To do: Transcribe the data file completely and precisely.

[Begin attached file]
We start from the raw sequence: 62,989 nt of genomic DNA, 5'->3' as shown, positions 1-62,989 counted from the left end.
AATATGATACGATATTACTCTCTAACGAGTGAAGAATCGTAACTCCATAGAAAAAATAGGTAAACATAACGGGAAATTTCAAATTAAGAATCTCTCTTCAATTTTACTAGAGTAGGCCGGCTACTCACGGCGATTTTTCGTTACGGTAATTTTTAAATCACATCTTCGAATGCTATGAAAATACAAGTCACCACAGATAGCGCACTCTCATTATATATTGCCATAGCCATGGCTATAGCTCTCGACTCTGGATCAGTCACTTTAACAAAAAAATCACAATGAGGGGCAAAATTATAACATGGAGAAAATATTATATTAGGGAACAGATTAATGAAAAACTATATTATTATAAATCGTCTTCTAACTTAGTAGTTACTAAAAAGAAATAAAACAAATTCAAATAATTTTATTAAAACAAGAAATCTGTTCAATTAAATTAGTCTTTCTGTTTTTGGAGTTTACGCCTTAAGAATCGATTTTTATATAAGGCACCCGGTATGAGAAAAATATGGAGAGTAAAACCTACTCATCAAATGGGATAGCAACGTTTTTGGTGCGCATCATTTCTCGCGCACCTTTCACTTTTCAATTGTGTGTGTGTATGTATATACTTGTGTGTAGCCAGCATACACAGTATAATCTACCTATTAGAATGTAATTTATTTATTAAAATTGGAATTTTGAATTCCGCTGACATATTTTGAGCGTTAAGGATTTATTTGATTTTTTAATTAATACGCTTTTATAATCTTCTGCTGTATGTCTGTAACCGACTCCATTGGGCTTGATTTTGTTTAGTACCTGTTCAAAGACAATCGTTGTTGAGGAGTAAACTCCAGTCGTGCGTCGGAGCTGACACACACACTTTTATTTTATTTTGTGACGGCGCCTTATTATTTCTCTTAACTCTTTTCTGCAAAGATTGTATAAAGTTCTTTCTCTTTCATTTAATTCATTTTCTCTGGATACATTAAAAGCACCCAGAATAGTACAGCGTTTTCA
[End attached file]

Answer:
We start from the raw sequence: 62,989 nt of genomic DNA, 5'->3' as shown, positions 1-62,989 counted from the left end.
AATATGATACGATATTACTCTCTAACGAGTGAAGAATCGTAACTCCATAGAAAAAATAGGTAAACATAACGGGAAATTTCAAATTAAGAATCTCTCTTCAATTTTACTAGAGTAGGCCGGCTACTCACGGCGATTTTTCGTTACGGTAATTTTTAAATCACATCTTCGAATGCTATGAAAATACAAGTCACCACAGATAGCGCACTCTCATTATATATTGCCATAGCCATGGCTATAGCTCTCGACTCTGGATCAGTCACTTTAACAAAAAAATCACAATGAGGGGCAAAATTATAACATGGAGAAAATATTATATTAGGGAACAGATTAATGAAAAACTATATTATTATAAATCGTCTTCTAACTTAGTAGTTACTAAAAAGAAATAAAACAAATTCAAATAATTTTATTAAAACAAGAAATCTGTTCAATTAAATTAGTCTTTCTGTTTTTGGAGTTTACGCCTTAAGAATCGATTTTTATATAAGGCACCCGGTATGAGAAAAATATGGAGAGTAAAACCTACTCATCAAATGGGATAGCAACGTTTTTGGTGCGCATCATTTCTCGCGCACCTTTCACTTTTCAATTGTGTGTGTGTATGTATATACTTGTGTGTAGCCAGCATACACAGTATAATCTACCTATTAGAATGTAATTTATTTATTAAAATTGGAATTTTGAATTCCGCTGACATATTTTGAGCGTTAAGGATTTATTTGATTTTTTAATTAATACGCTTTTATAATCTTCTGCTGTATGTCTGTAACCGACTCCATTGGGCTTGATTTTGTTTAGTACCTGTTCAAAGACAATCGTTGTTGAGGAGTAAACTCCAGTCGTGCGTCGGAGCTGACACACACACTTTTATTTTATTTTGTGACGGCGCCTTATTATTTCTCTTAACTCTTTTCTGCAAAGATTGTATAAAGTTCTTTCTCTTTCATTTAATTCATTTTCTCTGGATACATTAAAAGCACCCAGAATAGTACAGCGTTTTCA